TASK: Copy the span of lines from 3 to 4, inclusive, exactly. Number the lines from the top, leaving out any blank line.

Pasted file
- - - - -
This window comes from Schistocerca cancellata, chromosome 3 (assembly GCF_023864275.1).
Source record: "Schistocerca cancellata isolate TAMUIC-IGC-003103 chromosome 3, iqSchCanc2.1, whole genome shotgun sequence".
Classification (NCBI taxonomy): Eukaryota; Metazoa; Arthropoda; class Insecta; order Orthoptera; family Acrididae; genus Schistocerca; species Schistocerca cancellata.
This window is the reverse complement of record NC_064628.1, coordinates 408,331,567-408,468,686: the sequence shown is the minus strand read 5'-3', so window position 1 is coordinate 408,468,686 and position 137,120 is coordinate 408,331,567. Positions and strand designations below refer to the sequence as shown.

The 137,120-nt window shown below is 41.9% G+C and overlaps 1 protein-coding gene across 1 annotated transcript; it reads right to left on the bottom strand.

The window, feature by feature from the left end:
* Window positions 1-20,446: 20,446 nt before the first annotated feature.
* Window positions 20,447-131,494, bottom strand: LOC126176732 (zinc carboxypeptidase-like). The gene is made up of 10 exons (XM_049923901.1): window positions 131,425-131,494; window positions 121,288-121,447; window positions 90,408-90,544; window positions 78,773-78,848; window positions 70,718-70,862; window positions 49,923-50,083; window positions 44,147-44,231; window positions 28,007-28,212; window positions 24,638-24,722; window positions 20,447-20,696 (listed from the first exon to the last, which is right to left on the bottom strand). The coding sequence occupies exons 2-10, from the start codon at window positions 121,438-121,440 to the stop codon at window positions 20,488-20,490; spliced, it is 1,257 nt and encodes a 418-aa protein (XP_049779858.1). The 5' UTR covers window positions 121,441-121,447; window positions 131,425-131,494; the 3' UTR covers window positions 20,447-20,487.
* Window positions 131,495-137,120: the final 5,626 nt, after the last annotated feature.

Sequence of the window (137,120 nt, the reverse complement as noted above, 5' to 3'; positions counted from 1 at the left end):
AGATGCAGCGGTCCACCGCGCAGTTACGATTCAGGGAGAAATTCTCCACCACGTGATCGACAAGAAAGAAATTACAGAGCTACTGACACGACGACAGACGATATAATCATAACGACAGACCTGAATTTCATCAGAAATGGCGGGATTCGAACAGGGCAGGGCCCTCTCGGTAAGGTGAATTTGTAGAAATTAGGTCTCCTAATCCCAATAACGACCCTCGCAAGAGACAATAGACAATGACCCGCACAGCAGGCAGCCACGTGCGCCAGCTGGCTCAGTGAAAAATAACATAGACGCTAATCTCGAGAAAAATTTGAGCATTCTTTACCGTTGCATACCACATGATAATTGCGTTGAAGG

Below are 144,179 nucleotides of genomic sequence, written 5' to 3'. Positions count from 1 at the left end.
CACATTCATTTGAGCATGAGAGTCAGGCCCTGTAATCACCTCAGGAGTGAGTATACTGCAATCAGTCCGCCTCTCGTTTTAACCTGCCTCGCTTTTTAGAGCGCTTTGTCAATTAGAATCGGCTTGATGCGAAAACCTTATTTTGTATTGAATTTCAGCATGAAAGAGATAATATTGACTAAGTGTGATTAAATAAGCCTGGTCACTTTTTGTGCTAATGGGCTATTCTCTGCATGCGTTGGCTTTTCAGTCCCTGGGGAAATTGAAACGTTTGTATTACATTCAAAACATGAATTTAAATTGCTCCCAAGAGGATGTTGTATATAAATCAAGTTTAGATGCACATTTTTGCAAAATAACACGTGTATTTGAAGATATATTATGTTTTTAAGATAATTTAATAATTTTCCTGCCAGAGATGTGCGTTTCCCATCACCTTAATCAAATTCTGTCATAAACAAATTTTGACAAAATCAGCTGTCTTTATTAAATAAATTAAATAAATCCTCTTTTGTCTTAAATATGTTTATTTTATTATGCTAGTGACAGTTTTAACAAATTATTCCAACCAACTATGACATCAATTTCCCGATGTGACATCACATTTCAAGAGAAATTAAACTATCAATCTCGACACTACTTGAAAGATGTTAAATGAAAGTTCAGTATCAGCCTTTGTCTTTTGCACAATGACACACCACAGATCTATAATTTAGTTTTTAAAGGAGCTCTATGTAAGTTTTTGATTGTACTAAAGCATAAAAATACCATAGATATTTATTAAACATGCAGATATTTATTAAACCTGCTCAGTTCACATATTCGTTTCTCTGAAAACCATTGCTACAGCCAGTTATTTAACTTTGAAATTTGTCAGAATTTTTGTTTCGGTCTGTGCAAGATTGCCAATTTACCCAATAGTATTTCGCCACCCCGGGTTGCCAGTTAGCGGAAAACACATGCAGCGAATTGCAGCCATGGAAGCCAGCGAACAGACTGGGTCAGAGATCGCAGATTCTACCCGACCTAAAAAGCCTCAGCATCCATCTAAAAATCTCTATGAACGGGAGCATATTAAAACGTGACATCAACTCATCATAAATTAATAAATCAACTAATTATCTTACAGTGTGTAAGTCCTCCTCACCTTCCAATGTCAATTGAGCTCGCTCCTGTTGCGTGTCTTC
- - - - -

Classification (NCBI taxonomy): Eukaryota; Metazoa; Arthropoda; class Insecta; order Orthoptera; family Acrididae; genus Schistocerca; species Schistocerca cancellata.
This window is the reverse complement of record NC_064628.1, coordinates 408,331,567-408,468,686: the sequence shown is the minus strand read 5'-3', so window position 1 is coordinate 408,468,686 and position 137,120 is coordinate 408,331,567. Positions and strand designations below refer to the sequence as shown.